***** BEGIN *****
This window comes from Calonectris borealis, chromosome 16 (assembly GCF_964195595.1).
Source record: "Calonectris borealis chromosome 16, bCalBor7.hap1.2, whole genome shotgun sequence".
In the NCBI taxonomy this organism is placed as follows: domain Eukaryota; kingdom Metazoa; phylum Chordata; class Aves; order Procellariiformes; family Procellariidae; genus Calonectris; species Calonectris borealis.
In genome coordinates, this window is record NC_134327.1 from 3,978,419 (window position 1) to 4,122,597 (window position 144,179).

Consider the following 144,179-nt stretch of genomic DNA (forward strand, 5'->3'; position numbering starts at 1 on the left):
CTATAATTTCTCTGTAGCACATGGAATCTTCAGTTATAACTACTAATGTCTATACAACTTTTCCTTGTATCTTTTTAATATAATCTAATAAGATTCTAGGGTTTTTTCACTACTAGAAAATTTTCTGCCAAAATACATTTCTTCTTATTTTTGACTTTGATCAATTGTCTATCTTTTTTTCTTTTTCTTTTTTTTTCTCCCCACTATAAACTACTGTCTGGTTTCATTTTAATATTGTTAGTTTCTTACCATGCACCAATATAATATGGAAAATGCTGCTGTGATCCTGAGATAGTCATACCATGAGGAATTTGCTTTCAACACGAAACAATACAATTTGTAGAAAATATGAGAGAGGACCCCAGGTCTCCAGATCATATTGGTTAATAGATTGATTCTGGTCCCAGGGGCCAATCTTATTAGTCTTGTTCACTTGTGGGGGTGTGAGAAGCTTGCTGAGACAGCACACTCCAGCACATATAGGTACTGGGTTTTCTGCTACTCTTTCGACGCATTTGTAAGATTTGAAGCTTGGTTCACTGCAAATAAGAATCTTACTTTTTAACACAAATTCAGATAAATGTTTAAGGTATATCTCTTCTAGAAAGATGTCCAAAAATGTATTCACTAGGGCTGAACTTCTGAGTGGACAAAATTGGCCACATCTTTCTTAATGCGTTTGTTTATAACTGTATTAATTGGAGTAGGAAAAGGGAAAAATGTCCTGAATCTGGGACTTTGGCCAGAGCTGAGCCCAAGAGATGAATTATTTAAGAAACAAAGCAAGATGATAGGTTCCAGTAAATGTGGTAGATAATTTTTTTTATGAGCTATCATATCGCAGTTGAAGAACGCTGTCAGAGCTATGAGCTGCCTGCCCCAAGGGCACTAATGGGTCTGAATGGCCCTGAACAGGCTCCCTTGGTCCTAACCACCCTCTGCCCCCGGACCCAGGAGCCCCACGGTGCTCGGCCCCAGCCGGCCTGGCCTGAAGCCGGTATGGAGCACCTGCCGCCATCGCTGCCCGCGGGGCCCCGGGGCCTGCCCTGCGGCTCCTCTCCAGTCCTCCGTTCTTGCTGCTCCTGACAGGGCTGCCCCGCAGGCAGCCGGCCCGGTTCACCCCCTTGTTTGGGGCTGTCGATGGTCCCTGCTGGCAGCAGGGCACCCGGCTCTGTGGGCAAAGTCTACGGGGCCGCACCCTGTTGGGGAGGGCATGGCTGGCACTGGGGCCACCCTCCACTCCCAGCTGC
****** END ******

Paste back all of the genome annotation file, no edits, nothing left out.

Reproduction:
This window comes from Calonectris borealis, chromosome 16 (assembly GCF_964195595.1).
Source record: "Calonectris borealis chromosome 16, bCalBor7.hap1.2, whole genome shotgun sequence".
In the NCBI taxonomy this organism is placed as follows: domain Eukaryota; kingdom Metazoa; phylum Chordata; class Aves; order Procellariiformes; family Procellariidae; genus Calonectris; species Calonectris borealis.
In genome coordinates, this window is record NC_134327.1 from 3,978,419 (window position 1) to 4,122,597 (window position 144,179).

Consider the following 144,179-nt stretch of genomic DNA (forward strand, 5'->3'; position numbering starts at 1 on the left):
CTATAATTTCTCTGTAGCACATGGAATCTTCAGTTATAACTACTAATGTCTATACAACTTTTCCTTGTATCTTTTTAATATAATCTAATAAGATTCTAGGGTTTTTTCACTACTAGAAAATTTTCTGCCAAAATACATTTCTTCTTATTTTTGACTTTGATCAATTGTCTATCTTTTTTTCTTTTTCTTTTTTTTTCTCCCCACTATAAACTACTGTCTGGTTTCATTTTAATATTGTTAGTTTCTTACCATGCACCAATATAATATGGAAAATGCTGCTGTGATCCTGAGATAGTCATACCATGAGGAATTTGCTTTCAACACGAAACAATACAATTTGTAGAAAATATGAGAGAGGACCCCAGGTCTCCAGATCATATTGGTTAATAGATTGATTCTGGTCCCAGGGGCCAATCTTATTAGTCTTGTTCACTTGTGGGGGTGTGAGAAGCTTGCTGAGACAGCACACTCCAGCACATATAGGTACTGGGTTTTCTGCTACTCTTTCGACGCATTTGTAAGATTTGAAGCTTGGTTCACTGCAAATAAGAATCTTACTTTTTAACACAAATTCAGATAAATGTTTAAGGTATATCTCTTCTAGAAAGATGTCCAAAAATGTATTCACTAGGGCTGAACTTCTGAGTGGACAAAATTGGCCACATCTTTCTTAATGCGTTTGTTTATAACTGTATTAATTGGAGTAGGAAAAGGGAAAAATGTCCTGAATCTGGGACTTTGGCCAGAGCTGAGCCCAAGAGATGAATTATTTAAGAAACAAAGCAAGATGATAGGTTCCAGTAAATGTGGTAGATAATTTTTTTTATGAGCTATCATATCGCAGTTGAAGAACGCTGTCAGAGCTATGAGCTGCCTGCCCCAAGGGCACTAATGGGTCTGAATGGCCCTGAACAGGCTCCCTTGGTCCTAACCACCCTCTGCCCCCGGACCCAGGAGCCCCACGGTGCTCGGCCCCAGCCGGCCTGGCCTGAAGCCGGTATGGAGCACCTGCCGCCATCGCTGCCCGCGGGGCCCCGGGGCCTGCCCTGCGGCTCCTCTCCAGTCCTCCGTTCTTGCTGCTCCTGACAGGGCTGCCCCGCAGGCAGCCGGCCCGGTTCACCCCCTTGTTTGGGGCTGTCGATGGTCCCTGCTGGCAGCAGGGCACCCGGCTCTGTGGGCAAAGTCTACGGGGCCGCACCCTGTTGGGGAGGGCATGGCTGGCACTGGGGCCACCCTCCACTCCCAGCTGC